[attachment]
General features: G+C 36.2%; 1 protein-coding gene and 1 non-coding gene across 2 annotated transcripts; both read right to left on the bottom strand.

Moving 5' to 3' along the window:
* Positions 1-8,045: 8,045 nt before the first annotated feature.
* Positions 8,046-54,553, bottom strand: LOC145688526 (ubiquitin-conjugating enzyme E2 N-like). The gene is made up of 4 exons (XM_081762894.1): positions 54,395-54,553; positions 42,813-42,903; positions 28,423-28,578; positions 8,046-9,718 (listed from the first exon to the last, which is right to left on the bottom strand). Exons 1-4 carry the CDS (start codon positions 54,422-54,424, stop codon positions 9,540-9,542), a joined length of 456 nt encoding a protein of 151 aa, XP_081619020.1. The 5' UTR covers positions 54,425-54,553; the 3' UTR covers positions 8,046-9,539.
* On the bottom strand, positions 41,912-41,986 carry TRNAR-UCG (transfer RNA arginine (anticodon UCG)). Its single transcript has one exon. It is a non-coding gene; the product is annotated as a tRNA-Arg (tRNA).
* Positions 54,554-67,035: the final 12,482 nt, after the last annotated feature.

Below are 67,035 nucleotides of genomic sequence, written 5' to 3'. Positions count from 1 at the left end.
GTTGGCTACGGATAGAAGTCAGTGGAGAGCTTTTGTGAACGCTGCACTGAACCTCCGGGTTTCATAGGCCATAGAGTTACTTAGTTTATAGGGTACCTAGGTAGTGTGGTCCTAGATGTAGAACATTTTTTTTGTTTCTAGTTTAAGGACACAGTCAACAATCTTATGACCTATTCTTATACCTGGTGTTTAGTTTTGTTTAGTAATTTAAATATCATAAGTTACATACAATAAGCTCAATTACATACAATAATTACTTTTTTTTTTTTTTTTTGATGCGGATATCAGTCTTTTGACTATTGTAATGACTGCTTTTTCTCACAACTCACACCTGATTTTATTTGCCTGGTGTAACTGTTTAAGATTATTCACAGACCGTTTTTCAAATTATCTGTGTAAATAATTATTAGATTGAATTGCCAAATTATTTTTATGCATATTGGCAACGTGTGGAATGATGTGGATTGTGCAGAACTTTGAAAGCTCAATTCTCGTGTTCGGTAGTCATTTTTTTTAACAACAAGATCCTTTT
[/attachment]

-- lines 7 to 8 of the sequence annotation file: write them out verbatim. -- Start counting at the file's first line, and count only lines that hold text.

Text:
Below are 67,035 nucleotides of genomic sequence, written 5' to 3'. Positions count from 1 at the left end.
GTTGGCTACGGATAGAAGTCAGTGGAGAGCTTTTGTGAACGCTGCACTGAACCTCCGGGTTTCATAGGCCATAGAGTTACTTAGTTTATAGGGTACCTAGGTAGTGTGGTCCTAGATGTAGAACATTTTTTTTGTTTCTAGTTTAAGGACACAGTCAACAATCTTATGACCTATTCTTATACCTGGTGTTTAGTTTTGTTTAGTAATTTAAATATCATAAGTTACATACAATAAGCTCAATTACATACAATAATTACTTTTTTTTTTTTTTTTTGATGCGGATATCAGTCTTTTGACTATTGTAATGACTGCTTTTTCTCACAACTCACACCTGATTTTATTTGCCTGGTGTAACTGTTTAAGATTATTCACAGACCGTTTTTCAAATTATCTGTGTAAATAATTATTAGATTGAATTGCCAAATTATTTTTATGCATATTGGCAACGTGTGGAATGATGTGGATTGTGCAGAACTTTGAAAGCTCAATTCTCGTGTTCGGTAGTCATTTTTTTTAACAACAAGATCCTTTT